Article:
The education system in Germany is yet another significant advantage of relocating to Germany with children. The education system in Germany is considered to be among the best in the world. Reading and mathematics were ranked 20th in the world by the OECD/PISA standards survey among 15-year-olds in 2018, while science was ranked 16th. The United States ranked 20th overall. In addition, the study's findings demonstrated that German students have a robust sense of belonging at school and report low anxiety about their schoolwork.
The education system in Germany comprises many high-quality public schools, as well as a sizeable number of private and international schools that serve the needs of the children of ex-pats. Although local schools in Germany are open to all students and are free of charge, many ex-pat parents choose to enroll their children in international schools to make a move abroad easier for them. After all, these enable students to continue their education while utilizing a curriculum and language already familiar to them.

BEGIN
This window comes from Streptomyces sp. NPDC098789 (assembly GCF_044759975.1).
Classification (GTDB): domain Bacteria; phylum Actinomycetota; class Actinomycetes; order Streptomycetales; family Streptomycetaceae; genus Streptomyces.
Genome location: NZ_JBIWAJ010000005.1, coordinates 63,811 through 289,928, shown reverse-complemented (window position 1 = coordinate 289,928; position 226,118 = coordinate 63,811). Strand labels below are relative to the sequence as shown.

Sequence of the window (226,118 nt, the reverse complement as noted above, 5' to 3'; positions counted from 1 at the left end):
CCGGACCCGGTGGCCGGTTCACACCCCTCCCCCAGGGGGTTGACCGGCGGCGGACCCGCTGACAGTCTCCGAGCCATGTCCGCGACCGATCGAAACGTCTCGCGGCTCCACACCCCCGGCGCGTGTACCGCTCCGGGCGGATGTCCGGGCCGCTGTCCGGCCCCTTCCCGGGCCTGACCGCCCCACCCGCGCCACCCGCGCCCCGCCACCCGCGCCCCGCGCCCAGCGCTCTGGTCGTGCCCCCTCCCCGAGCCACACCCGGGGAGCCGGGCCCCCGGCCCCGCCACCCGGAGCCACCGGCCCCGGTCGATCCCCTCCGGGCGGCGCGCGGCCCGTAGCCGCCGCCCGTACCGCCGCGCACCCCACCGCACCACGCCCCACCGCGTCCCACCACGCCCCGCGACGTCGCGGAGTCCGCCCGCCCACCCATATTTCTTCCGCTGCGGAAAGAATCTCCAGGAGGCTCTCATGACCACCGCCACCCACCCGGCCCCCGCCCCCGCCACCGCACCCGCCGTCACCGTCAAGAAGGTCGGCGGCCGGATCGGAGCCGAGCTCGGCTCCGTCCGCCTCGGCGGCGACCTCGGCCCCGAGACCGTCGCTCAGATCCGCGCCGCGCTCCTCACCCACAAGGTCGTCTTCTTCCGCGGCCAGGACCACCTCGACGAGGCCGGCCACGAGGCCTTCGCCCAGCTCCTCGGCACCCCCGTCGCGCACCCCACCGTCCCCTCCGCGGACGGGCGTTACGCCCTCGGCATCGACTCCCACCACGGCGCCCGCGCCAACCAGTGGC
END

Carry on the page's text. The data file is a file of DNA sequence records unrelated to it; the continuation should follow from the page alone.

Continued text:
The vast majority of Germany's international schools also feature excellent facilities, high educational standards, and class sizes that are manageable. All of these things play a role in drawing in prospective ex-pat parents. There are a few international schools in Germany that are a part of the public system, even though the majority of international schools in Germany are run by private organizations. In our guide to international schools in Germany, we go into more detail on this topic for your perusal.
The challenges of childcare
If you are moving to Germany with young children, you must prepare yourself for the reality that it may not always be easy to find a suitable placement for your child. Moving to Germany with young children, you must prepare for this reality. Although it may be getting simpler to pay for child care, getting a child into kindergarten can be challenging.
Even though there is a central enrollment system that can be accessed through the city council, there will not be any open spots until the beginning of the new academic year. It is possible that as a result of this, you will be required to wait for a confirmation that your child can even have a place for several months, right up until the very last minute before the start of the term.